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Sucker Punch Early Reviews: Feminists, Choose Your Weapons

Sucker Punch Early Reviews: Feminists, Choose Your Weapons

Judging from early reviews (below), if Warner Bros. has any hopes of luring a female audience to Sucker Punch, they may be in trouble. It looks like plenty of red-blooded American males will soak up the latest hyper-stylized entry from writer-director Zack Snyder (300, The Watchmen) which critics are variously describing as “spastic,” “humorless” and “psychosexual.” TOH will weigh in tomorrow. (Check out the trailer below.) The film stars Emily Browning, Abbie Cornish, Jenna Malone, Vanessa Hudgens, Jamie Chung, and Carla Gugino.

Jake Coyle, AP:

“Zack Snyder’s Sucker Punch feels like one…The question naturally arises: Just what kind of gyrations is Babydoll doing to effect such awe and conjure such imaginary garbage? Is it like Beyonce’s ‘Single Ladies’ dance? Because that was pretty powerful…No, instead, it’s merely a lazy technique for Snyder to reduce his already exceptionally thin story to its lowest plane. Why shoot for meaningfulness or subtlety when a narrative can — with the lamest of ploys — simply be turned into a bloody video game level?…One feels for the talented actors swept into such hokum…This is the filmmaker who has been entrusted with the next Superman movie?”

Nick Schager, Slant Magazine:

“Barely legal hotties in stripper-schoolgirl outfits, colossal samurai statues wielding chain guns, Nazi zombies, Orcs, steampunk mech suits, assault rifles, WW II trench warfare, mobsters, rapists, and dragons are merely some of the myriad fanboy fetishes Snyder indulges throughout his latest, which claims too many superior ancestors to actually bother itemizing. The 300 and Watchmen auteur’s distinctive style remains the same,…ultra-violence with more than a hint of psychosexual sadism…It’s a random mishmash of juvenile ideas without a single lucid thread to hold them together, except for both the incessant CG bombast ripped off from video games and the works of Peter Jackson, the Wachowskis, and Quentin Tarantino,…All bloodless, weightless, inconsequential sound and fury, these dynamically composed but masturbatory centerpieces are cast as the reveries Baby Doll experiences while she performs dance numbers…As a tale about tough chicks revolting against uniformly misogynistic guys, Sucker Punch posits these hypnotic routines, which we never see, as examples of female sexuality’s defiant power. Yet Snyder’s conception of his heroines—who are asked to do little more than pout, strut, glare, and look fierce—is pure nonsense.”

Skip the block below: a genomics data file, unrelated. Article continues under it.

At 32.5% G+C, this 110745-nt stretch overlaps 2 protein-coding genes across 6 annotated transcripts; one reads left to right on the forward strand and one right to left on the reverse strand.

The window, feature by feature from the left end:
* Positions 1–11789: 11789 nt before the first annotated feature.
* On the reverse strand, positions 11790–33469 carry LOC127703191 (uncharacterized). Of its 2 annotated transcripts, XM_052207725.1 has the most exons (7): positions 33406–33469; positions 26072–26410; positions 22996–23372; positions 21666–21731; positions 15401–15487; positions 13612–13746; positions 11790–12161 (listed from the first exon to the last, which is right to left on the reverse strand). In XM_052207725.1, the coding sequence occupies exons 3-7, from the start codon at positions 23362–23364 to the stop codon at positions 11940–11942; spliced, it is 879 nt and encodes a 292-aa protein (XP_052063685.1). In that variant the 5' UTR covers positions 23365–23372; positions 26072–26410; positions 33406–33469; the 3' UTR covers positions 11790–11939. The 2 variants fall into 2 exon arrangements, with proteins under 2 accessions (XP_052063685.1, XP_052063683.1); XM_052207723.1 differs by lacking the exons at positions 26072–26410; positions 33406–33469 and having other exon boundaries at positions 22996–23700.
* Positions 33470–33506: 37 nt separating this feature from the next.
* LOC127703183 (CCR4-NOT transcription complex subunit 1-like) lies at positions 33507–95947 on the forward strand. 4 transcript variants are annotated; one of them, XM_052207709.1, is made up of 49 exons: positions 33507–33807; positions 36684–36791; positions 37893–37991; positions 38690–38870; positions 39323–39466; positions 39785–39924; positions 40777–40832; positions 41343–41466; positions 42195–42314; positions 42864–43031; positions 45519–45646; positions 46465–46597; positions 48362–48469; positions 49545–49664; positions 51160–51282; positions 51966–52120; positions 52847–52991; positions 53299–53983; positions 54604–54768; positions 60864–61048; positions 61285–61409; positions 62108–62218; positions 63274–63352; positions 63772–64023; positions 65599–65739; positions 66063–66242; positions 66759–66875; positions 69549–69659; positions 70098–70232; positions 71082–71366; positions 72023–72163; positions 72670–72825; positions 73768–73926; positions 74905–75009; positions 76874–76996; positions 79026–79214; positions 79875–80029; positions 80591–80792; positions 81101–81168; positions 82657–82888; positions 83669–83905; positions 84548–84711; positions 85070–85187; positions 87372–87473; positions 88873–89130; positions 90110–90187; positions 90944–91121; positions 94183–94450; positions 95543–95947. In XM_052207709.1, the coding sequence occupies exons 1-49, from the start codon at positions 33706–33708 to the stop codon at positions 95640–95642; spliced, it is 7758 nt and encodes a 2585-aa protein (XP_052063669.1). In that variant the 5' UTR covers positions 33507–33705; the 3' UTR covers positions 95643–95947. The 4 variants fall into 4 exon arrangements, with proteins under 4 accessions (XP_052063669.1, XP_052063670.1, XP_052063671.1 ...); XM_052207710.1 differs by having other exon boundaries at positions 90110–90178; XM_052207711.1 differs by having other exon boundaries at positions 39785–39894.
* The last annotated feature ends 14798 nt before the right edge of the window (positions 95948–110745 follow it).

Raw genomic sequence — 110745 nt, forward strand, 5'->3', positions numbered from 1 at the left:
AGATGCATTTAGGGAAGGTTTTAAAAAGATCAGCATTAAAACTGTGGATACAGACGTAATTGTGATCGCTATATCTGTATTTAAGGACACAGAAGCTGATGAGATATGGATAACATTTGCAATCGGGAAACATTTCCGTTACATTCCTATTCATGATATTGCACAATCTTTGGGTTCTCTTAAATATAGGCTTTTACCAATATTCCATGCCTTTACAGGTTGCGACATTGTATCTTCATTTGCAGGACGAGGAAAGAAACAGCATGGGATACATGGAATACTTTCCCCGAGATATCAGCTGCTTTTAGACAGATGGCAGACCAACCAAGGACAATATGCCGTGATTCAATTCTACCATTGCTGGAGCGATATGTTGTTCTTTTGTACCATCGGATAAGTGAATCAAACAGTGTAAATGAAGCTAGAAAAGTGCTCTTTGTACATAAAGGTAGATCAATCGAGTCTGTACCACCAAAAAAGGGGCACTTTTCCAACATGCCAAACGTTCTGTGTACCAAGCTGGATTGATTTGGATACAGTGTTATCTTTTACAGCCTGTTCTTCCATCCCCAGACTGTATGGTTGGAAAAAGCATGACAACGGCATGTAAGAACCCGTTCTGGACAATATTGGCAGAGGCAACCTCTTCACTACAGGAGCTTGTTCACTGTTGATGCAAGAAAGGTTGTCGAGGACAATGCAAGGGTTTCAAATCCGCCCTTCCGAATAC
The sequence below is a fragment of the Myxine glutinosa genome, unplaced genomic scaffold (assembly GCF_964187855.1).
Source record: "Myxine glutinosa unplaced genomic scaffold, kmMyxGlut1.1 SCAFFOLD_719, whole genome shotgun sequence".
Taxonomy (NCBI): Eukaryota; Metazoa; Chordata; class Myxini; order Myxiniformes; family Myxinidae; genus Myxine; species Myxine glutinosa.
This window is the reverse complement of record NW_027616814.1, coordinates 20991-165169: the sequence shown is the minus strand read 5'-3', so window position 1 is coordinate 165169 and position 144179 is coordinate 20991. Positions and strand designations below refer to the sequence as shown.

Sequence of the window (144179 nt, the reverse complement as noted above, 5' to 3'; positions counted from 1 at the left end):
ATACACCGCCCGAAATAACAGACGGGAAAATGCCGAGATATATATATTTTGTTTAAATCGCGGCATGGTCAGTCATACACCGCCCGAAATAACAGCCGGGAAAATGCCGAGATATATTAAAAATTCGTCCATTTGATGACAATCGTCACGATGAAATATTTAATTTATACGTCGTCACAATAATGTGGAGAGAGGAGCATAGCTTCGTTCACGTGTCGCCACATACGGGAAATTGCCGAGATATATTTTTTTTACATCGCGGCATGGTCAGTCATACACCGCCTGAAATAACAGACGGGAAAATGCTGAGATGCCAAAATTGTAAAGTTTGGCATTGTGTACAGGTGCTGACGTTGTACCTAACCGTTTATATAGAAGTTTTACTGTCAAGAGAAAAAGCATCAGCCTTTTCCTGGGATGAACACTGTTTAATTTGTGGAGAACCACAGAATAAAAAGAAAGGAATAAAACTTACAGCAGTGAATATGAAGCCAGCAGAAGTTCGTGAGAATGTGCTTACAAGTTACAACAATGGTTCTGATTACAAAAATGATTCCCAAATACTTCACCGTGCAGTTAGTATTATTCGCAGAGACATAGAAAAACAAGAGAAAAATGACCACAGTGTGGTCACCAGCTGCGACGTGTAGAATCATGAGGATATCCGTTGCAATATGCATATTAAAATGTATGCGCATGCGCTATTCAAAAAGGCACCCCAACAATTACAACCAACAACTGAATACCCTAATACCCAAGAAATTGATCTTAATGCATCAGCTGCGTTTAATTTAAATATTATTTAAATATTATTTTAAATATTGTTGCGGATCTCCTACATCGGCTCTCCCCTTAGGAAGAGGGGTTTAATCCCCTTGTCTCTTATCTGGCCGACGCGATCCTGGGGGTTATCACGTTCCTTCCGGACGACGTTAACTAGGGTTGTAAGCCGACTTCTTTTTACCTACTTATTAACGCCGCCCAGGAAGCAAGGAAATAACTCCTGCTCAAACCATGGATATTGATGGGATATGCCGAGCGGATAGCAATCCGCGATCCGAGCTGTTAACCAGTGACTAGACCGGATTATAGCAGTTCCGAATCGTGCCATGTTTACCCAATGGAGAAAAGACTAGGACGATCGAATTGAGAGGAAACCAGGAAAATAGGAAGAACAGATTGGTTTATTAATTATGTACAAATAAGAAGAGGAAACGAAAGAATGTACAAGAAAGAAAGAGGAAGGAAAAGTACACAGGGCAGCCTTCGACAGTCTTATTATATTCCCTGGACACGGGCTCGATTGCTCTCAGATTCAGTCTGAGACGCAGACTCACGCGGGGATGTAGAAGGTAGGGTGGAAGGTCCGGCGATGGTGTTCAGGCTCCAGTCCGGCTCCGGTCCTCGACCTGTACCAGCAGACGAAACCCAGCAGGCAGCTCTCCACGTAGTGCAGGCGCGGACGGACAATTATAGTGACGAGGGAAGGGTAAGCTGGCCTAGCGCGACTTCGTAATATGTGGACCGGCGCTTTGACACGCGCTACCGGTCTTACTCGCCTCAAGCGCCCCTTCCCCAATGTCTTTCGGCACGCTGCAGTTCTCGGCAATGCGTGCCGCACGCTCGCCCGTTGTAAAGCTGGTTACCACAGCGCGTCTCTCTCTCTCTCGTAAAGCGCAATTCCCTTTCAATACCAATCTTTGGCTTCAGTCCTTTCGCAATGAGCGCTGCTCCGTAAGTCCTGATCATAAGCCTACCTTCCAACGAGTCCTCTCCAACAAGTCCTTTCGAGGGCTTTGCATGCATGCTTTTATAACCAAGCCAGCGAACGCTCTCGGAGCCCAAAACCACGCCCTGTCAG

Roger Moore, Orlando Sentinel:

“Snyder rounded up five of the most buxom young actresses in the biz, women who give five of the flattest performances ever in a humorless quest fantasy about Pussycat Doll inmates trying to escape from an insane asylum. I’d quote a witty line or two, if the script (co-written by Snyder) had any. I’d mention the emotional peaks if the movie managed one…The only Sucker Punch here is to your wallet if pay non-matinee prices for this. Just be grateful it wasn’t in 3D.”

Ben Kendrick, ScreenRant:

“Unfortunately, despite a few visually striking action sequences, Sucker Punch is a soulless film which comes across as little more than an excuse for Snyder to showcase a series of striking fantasy worlds in rapid succession…Despite the filmmaker’s attempt at an overarching story of self-empowerment, as well as the imaginative dream-worlds, Sucker Punch is one of the most formulaic films to hit the screen in recent memory…even in the closing moments of Sucker Punch, it’s unclear whether anyone has actually been empowered.”

Emanuel Levy:

“The movie’s incoherent, both ideologically and thematically. For all of his considerable talent for constructing imposing or startling imagery, Snyder appears dangerously uncertain what to make of the cumulative power and radical possibilities the form is capable of. The movie is meant to invoke a dream state, but the narrative line is too cluttered and spastic to locate the necessary rhythm and shape…Worst of all, Snyder explicitly turns the viewer into sexual voyeurs, hypnotically leering at his cast of young actresses. The women, to be sure, are astonishingly beautiful, but they’re also ornate and never fully individuated to emotionally connect the material to the larger architecture of the story…Given how fully Sucker Punch is steeped in the meaning and history of Hollywood moviemaking, it rings as particularly depressing how that history is debased and made small…Cornish is the only actress who survives with any real personality intact.”

Marshall Fine:

“A sensibility that blends comic books and video games – then invests it with an operatic grandeur and a seriousness that gives it surprising emotional weight.”

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